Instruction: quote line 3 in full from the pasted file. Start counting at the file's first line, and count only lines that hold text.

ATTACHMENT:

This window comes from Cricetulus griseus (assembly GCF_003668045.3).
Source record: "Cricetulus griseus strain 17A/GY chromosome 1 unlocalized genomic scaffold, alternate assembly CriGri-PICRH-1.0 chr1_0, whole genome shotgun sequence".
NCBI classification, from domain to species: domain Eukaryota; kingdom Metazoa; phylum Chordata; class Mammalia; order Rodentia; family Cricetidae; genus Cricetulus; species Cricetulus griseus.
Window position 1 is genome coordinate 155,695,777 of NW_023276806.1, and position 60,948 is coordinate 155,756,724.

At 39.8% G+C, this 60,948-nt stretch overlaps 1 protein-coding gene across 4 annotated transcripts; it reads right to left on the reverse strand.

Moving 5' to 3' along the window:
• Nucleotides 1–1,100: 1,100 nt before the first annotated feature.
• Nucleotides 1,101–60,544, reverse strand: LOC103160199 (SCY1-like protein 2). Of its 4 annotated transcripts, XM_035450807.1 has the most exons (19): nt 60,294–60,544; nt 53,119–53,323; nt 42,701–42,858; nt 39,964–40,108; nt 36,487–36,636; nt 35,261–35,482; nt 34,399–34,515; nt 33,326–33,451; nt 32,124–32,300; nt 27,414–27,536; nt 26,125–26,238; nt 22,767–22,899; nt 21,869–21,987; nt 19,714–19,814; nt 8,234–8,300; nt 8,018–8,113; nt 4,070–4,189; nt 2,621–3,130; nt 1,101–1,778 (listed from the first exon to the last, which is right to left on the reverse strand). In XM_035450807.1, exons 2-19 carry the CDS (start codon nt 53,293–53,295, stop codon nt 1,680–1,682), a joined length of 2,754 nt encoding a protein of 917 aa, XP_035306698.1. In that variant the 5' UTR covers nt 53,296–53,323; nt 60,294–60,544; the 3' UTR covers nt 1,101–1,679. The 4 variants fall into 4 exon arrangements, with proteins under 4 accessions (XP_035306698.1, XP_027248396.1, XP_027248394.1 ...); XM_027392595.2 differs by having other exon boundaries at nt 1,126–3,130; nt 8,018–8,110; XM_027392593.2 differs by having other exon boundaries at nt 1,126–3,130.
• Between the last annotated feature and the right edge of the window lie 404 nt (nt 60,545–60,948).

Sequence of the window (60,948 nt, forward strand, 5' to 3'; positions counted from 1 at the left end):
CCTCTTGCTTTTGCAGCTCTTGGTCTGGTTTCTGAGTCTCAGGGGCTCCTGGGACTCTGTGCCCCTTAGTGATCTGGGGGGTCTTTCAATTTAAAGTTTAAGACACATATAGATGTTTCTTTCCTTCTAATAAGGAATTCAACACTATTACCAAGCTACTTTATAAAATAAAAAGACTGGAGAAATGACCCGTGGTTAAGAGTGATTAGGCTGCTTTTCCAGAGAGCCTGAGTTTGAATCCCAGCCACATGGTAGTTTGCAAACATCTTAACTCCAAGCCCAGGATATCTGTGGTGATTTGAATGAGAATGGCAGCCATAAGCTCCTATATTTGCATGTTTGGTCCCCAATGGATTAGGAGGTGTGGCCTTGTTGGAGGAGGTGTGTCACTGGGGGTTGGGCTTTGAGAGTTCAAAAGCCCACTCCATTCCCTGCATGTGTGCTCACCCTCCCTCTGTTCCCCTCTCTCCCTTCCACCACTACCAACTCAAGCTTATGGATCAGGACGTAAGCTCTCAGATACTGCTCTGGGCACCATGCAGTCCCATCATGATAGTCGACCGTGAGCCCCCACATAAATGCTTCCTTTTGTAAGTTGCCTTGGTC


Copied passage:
NCBI classification, from domain to species: domain Eukaryota; kingdom Metazoa; phylum Chordata; class Mammalia; order Rodentia; family Cricetidae; genus Cricetulus; species Cricetulus griseus.